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Passing on the Ethnic Korean Farmers' Dance

2014-11-17 09:55:50

(China Today)


Dancers perform the elephant cape dance. [Photo/]

Wangqing County, located in Jilin's Yanbian Korean Autonomous Prefecture, is known as the hometown of the Chinese elephant cap dance. Fifty-six-year-old Jin Mingchun is leading efforts to preserve the traditional folk art. As director of Wangqing's Center for Preservation of Intangible Cultural Heritage, Jin has devoted 35 years to continuing the ethnic Korean farmers' dance. He is also the only dancer who can perform the elephant cap dance with a 32-meter-long tail, and has won many awards including the "Lotus Award" representing the highest national honor for dancers. In 2009, UNESCO recognized the ethnic Korean farmers' dance as an Intangible Cultural Heritage of Humanity and Jin Ming-chun was recognized as its inheritor.

THE elephant cap dance is one of the most unique and representative folk dances among Chinese ethnic Koreans, characterized by long history and rich content. The dance is performed with long streamers secured to the top of the dancers' cap. Male dancers use their necks to swing the colorful 20-meter streamers, accompanied by music and singing. Often performed on festivals or celebration days, elephant cap dancers can turn the streamers into beautiful rings around the dancers and dazzle the spectators. The fast-paced rhythm and lively movements reflect the joy and enthusiasm of ethnic Koreans at work and at home.

Born for the Dance

Jin Mingchun was born in a farming village in Wangqing County. As a boy he enjoyed cultural and artistic activities and became proficient at the bamboo flute, comic drama and crosstalk. He was always full of energy and enthusiasm, practicing his performances whenever he had a spare moment from farmwork.

In 1978, Jin got his start when the local cultural station launched an elephant cap dance class. Jin made an ersatz elephant cap from an aluminum washbowl, abacus beads, bicycle spokes and paper. "It only took three days for me to master the basics of the elephant cap dance, so I felt that I might be talented at it. I had many ideas for choreographing new dances. I felt born for the dance," Jin said.

In order to improve, Jin continued to try more difficult movements and longer practice. Once, after over zealous practicing, he couldn't move his neck for a week. In the daytime, he worked in the commune; his evenings were dedicated to rehearsals for the publicity team. With no money to purchase costumes and props, Jin made them himself with any materials available. "I persisted practicing for eight years and never felt that life was hard or tiring," Jin said. In 1986, when Jin participated in a joint cultural performance of the Three Northeastern Provinces of China, he passed several rounds of competition and won the Special Award.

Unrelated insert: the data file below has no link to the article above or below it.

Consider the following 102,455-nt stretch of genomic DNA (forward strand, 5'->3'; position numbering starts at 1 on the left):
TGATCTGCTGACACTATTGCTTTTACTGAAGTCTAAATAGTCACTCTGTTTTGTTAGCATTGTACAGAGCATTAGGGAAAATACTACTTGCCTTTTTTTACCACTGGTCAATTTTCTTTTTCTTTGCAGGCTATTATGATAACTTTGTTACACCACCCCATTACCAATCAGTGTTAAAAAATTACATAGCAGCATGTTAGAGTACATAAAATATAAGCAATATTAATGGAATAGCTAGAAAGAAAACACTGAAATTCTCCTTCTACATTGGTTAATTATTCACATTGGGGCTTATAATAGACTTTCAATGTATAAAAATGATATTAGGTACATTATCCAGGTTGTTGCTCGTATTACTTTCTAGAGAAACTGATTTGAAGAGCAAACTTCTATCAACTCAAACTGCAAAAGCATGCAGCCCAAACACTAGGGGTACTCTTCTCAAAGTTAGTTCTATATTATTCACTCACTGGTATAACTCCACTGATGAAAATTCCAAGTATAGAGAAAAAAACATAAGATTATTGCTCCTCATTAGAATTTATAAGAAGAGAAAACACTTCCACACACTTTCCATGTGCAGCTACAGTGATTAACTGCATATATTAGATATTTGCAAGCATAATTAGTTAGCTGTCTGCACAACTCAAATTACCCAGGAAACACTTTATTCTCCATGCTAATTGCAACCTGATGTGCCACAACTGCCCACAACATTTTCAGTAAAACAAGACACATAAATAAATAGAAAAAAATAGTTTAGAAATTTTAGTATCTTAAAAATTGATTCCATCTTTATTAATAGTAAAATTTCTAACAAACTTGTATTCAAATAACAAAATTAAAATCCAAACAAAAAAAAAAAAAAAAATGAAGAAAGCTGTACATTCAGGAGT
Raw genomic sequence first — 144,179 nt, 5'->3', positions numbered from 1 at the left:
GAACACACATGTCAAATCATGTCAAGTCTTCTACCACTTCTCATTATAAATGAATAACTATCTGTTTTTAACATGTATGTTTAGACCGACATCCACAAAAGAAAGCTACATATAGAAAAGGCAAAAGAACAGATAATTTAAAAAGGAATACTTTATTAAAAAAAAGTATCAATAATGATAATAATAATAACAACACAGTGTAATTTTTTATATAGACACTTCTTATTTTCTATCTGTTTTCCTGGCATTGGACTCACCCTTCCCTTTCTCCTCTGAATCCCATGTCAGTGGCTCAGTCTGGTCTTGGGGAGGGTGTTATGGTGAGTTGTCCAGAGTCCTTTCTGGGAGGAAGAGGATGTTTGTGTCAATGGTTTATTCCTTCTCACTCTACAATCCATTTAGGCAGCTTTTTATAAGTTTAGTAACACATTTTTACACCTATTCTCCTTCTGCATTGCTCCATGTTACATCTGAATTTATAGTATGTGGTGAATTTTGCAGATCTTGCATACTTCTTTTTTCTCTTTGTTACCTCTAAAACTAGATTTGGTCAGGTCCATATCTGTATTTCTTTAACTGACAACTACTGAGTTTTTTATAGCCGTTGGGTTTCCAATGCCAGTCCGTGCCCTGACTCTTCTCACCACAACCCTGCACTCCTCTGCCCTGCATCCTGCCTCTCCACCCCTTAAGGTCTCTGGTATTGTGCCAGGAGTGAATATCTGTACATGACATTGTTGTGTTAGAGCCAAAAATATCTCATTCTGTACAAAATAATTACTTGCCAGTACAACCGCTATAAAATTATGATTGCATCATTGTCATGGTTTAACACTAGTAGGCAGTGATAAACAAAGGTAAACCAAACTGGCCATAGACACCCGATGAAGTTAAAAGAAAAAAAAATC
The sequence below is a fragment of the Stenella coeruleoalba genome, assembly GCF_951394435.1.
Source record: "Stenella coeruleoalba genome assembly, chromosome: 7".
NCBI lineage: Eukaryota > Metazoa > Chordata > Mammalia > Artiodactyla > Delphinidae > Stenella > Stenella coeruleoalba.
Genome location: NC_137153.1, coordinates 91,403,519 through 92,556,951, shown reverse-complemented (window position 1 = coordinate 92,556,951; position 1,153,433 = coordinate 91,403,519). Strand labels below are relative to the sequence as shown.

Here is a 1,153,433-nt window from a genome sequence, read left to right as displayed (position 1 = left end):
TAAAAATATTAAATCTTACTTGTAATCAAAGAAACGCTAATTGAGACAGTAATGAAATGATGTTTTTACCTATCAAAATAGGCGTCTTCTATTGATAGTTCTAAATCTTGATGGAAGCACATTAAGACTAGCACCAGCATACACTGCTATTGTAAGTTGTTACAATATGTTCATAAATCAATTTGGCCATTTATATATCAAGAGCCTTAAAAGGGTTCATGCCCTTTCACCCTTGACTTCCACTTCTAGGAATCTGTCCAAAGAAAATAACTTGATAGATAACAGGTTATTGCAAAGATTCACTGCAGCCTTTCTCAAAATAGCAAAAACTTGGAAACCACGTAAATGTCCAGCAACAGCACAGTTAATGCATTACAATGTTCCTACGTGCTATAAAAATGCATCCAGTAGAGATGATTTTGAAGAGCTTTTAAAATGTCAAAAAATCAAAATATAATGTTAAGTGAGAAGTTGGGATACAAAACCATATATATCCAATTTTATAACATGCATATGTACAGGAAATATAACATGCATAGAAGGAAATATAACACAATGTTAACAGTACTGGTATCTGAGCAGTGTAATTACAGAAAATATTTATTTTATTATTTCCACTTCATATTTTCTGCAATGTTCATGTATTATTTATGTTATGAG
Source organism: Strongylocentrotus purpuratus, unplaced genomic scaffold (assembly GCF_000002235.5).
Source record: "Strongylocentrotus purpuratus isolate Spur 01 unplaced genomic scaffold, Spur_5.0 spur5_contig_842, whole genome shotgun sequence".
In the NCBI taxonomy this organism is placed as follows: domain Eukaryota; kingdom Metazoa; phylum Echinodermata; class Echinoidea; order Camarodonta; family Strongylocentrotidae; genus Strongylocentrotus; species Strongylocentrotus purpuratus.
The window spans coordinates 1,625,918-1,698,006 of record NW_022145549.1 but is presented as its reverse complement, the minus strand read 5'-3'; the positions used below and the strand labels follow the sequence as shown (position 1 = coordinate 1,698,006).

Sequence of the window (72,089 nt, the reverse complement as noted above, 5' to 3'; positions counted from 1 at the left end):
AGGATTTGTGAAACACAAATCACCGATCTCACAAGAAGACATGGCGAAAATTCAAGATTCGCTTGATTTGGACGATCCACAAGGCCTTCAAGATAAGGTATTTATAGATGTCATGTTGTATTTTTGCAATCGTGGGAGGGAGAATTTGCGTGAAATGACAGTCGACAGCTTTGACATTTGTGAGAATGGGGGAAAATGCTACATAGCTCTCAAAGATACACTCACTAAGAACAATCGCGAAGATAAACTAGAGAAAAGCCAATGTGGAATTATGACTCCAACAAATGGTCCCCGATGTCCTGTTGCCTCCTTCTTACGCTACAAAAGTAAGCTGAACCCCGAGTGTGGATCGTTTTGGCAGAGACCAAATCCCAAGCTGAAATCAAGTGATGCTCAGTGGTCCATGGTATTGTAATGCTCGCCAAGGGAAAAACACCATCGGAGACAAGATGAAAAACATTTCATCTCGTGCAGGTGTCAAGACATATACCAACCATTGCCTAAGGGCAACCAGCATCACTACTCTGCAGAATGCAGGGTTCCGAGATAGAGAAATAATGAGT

Over the past decades, Jin has never slackened his efforts in practicing. He has continuously improved his performance skills and added new movements and content to the folk dance. During daily practice or in his teaching class, Jin is always thinking about new movements. Sometimes he stays up at nights, filling notebooks with new ideas. When directing dance programs, he often tries to incorporate elements of martial arts, street-dancing and ballet, creating a novel and distinctive style. He has also improved many traditional acrobatic movements in the elephant cap dance to attract more viewers. After long study and practice, Jin made new elephant caps out of aluminum alloy with three colorful tapes of different lengths. The three tapes can be twirled at the same time, forming a wonderful image. Today, Jin is the only man in China who can swing a cap with 32-meter-long ribbons.


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